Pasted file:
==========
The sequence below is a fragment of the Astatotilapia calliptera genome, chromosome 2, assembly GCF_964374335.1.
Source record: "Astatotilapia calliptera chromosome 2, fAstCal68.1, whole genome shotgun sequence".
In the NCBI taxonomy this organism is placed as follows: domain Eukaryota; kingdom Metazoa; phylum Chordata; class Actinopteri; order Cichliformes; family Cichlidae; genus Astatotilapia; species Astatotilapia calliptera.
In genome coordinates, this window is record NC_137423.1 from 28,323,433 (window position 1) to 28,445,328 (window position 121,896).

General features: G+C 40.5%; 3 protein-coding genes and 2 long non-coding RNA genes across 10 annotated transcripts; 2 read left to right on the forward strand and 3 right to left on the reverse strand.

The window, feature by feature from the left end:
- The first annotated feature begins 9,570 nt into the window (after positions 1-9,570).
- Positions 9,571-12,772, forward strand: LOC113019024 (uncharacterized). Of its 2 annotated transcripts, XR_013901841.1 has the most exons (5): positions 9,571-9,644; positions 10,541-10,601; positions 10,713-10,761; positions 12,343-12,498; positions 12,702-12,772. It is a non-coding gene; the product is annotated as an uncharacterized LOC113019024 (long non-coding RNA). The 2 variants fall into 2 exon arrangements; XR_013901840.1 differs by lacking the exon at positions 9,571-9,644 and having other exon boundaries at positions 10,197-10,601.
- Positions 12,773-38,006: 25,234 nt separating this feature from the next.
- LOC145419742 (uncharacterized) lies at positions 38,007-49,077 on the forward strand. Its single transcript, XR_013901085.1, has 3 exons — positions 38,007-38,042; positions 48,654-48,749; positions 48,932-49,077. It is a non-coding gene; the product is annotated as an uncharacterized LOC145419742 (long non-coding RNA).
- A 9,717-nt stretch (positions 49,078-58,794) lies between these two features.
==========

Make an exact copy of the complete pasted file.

The sequence below is a fragment of the Astatotilapia calliptera genome, chromosome 2, assembly GCF_964374335.1.
Source record: "Astatotilapia calliptera chromosome 2, fAstCal68.1, whole genome shotgun sequence".
In the NCBI taxonomy this organism is placed as follows: domain Eukaryota; kingdom Metazoa; phylum Chordata; class Actinopteri; order Cichliformes; family Cichlidae; genus Astatotilapia; species Astatotilapia calliptera.
In genome coordinates, this window is record NC_137423.1 from 28,323,433 (window position 1) to 28,445,328 (window position 121,896).

General features: G+C 40.5%; 3 protein-coding genes and 2 long non-coding RNA genes across 10 annotated transcripts; 2 read left to right on the forward strand and 3 right to left on the reverse strand.

The window, feature by feature from the left end:
- The first annotated feature begins 9,570 nt into the window (after positions 1-9,570).
- Positions 9,571-12,772, forward strand: LOC113019024 (uncharacterized). Of its 2 annotated transcripts, XR_013901841.1 has the most exons (5): positions 9,571-9,644; positions 10,541-10,601; positions 10,713-10,761; positions 12,343-12,498; positions 12,702-12,772. It is a non-coding gene; the product is annotated as an uncharacterized LOC113019024 (long non-coding RNA). The 2 variants fall into 2 exon arrangements; XR_013901840.1 differs by lacking the exon at positions 9,571-9,644 and having other exon boundaries at positions 10,197-10,601.
- Positions 12,773-38,006: 25,234 nt separating this feature from the next.
- LOC145419742 (uncharacterized) lies at positions 38,007-49,077 on the forward strand. Its single transcript, XR_013901085.1, has 3 exons — positions 38,007-38,042; positions 48,654-48,749; positions 48,932-49,077. It is a non-coding gene; the product is annotated as an uncharacterized LOC145419742 (long non-coding RNA).
- A 9,717-nt stretch (positions 49,078-58,794) lies between these two features.